The Great Fire

Album Review of The Great Fire by Bleeding Through.

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The Great Fire

Bleeding Through

The Great Fire by Bleeding Through

Release Date: Jan 31, 2012
Record label: Rise Records
Genre(s): Pop/Rock, Alternative Metal, Heavy Metal, Grindcore

64 Music Critic Score
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The Great Fire - Fairly Good, Based on 4 Critics

Rock Sound - 70
Based on rating 7/10

Another decent effort from the OC metallers... You want true grit? Look no further than Bleeding Through, a band who’ve endured a succession of events that’d bury many, but continue to go from strength to strength. ‘The Great Fire’ is another dose of the OC outfit’s venomous hardcore / extreme metal hybrid, and it’s filler-free: from the Slayer-esque intro through to the redemptive, bone-rattling closer ‘Back To Life’, not a second’s wasted.

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AllMusic - 70
Based on rating 7/10

Orange County metalcore outfit Bleeding Through's seventh studio album wastes little time in pulling the meat off of the bone. Opening with the instrumental cut "The March," which apes the intro to Michael Jackson's "Beat It" and then filters it through a spinning chainsaw blade, the 14 tracks on The Great Fire are predictably punishing yet expertly crafted. Brutal and efficient (the average song length clocks in at just under three minutes), the band can toss off savage breakdowns, dual guitar leads, and stadium-sized group vocals with the best of them, and on stand-out cuts like "Final Hours" and "Walking Dead," they sound like true pack leaders as opposed to hungry followers.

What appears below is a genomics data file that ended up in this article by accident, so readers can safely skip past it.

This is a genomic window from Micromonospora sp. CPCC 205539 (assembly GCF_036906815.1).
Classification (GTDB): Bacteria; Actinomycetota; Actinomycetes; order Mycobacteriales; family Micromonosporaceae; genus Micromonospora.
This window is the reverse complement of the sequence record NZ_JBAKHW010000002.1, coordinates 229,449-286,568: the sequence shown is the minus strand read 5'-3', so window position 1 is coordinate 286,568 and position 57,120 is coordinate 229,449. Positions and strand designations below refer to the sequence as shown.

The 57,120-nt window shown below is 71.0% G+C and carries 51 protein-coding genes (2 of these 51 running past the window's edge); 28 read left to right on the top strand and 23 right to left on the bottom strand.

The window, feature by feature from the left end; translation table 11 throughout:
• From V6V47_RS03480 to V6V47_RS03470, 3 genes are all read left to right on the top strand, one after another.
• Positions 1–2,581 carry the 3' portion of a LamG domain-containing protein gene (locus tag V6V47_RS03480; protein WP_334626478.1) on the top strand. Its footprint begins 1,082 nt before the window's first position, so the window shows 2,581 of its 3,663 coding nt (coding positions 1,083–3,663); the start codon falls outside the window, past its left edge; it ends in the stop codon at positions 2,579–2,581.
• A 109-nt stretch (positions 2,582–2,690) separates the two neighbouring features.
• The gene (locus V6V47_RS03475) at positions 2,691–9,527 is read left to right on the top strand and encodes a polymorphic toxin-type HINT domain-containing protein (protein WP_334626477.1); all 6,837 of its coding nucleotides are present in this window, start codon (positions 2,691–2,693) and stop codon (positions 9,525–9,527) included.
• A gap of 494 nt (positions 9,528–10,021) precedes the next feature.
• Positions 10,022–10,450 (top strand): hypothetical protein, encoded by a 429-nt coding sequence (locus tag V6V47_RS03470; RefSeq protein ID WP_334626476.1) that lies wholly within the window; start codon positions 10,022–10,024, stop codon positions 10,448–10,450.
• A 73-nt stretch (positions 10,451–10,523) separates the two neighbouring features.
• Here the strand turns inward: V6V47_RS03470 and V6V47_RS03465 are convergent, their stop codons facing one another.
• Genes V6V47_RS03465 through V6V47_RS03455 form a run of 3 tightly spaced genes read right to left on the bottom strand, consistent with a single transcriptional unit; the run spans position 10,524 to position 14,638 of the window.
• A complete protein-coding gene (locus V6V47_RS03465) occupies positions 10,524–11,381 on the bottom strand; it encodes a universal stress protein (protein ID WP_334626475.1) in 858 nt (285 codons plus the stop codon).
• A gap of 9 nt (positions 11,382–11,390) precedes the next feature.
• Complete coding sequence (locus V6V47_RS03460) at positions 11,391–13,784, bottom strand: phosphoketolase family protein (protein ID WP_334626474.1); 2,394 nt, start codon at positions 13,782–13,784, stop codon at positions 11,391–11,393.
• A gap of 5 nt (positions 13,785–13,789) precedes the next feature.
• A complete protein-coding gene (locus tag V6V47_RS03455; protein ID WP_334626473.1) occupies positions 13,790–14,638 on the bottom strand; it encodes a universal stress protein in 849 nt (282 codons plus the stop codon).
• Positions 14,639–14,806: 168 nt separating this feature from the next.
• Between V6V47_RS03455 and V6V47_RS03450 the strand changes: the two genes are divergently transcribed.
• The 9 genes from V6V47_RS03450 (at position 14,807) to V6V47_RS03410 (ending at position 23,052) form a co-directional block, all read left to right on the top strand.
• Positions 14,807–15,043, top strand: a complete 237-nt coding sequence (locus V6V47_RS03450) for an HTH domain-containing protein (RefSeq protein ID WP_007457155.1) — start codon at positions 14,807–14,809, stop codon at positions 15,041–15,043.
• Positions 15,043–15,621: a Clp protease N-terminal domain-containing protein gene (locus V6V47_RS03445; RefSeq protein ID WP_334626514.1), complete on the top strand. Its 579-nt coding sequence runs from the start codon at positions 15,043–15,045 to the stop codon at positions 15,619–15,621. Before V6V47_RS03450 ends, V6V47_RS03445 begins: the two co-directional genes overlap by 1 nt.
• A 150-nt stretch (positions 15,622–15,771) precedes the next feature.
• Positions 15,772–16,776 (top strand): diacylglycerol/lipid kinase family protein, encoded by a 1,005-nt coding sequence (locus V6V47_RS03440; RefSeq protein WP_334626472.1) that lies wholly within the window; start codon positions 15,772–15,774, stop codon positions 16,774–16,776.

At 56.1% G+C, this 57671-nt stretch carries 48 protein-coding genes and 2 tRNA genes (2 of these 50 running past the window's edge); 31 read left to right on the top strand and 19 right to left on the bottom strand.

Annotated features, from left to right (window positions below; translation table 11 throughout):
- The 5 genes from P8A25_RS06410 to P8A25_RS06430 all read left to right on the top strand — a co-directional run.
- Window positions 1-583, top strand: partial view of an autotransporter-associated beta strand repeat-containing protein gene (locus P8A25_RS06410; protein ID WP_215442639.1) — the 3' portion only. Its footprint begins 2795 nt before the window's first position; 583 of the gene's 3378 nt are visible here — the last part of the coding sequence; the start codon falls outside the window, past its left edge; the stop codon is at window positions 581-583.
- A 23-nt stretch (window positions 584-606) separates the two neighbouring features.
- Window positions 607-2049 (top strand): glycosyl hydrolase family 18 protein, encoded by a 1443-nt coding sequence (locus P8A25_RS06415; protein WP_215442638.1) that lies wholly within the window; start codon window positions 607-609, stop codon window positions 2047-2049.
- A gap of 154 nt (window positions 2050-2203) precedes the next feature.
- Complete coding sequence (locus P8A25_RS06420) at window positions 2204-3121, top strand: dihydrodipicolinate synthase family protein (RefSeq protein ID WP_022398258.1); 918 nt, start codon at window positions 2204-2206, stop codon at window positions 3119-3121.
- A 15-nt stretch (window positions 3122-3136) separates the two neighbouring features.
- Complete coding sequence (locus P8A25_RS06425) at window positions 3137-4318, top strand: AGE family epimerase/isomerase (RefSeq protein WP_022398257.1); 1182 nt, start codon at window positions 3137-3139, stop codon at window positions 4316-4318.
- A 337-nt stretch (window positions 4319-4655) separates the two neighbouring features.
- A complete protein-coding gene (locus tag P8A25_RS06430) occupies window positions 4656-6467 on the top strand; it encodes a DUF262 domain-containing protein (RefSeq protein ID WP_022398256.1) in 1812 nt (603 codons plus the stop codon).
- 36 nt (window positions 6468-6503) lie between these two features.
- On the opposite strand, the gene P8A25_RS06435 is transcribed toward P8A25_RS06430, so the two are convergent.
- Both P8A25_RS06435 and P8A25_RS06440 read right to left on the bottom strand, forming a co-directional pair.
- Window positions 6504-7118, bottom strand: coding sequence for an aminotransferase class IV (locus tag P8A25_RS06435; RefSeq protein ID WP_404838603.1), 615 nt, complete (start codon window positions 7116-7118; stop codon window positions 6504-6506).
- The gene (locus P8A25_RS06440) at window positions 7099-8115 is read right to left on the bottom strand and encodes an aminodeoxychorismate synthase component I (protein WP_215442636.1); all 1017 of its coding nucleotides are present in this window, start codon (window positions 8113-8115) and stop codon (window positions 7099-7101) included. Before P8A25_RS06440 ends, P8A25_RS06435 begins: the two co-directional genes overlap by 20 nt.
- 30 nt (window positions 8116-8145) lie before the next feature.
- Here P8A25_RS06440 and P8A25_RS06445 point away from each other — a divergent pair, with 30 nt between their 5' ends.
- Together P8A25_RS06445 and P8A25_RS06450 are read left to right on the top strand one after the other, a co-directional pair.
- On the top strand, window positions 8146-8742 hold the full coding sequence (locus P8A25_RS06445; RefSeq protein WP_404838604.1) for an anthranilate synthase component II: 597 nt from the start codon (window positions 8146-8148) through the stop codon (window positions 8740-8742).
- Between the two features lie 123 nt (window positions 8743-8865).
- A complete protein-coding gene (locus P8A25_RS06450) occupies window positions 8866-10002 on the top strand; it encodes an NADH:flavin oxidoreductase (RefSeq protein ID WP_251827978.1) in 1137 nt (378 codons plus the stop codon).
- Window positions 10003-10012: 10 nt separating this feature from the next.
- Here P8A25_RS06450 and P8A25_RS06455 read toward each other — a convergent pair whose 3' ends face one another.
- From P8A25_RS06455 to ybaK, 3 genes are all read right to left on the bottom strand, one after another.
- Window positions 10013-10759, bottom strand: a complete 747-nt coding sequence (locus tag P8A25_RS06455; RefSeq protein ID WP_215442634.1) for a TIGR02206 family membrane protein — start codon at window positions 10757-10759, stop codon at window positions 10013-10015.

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Revolver - 50
Based on rating 2.5/5

The melodic black metalcore churned out by Orange County sextet Bleeding Through once sounded fresh and unique. Sadly, in a world of Winds of Plagues and Abigail Williams, that is no longer the case on album No. 7, The Great Fire. The record is filled with 14 short tracks that reconfirms the band’s occasionally powerful fusion of hardcore aggression and metallic evilness.

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Alternative Press
Their review was positive

It isn’t often you come across bands whose sixth album is the hungriest and perhaps most intense of their career, but with The Great Fire, that’s exactly what Bleeding Through have delivered. With shorter, tighter songs (just one breaks the four-minute mark, while four clock in at under two) the album embraces the band’s hardcore roots in volatile style, scaling back on the overt black-metal influence that dominated 2010’s Bleeding Through. It’s one hell of a ride.“Faith In Fire,” “One By One” and “Deaf Ear” are as ruthless as it gets: short, sharp bursts of metallic noise which spit in the face of those who would get in their way, before charging right through them.

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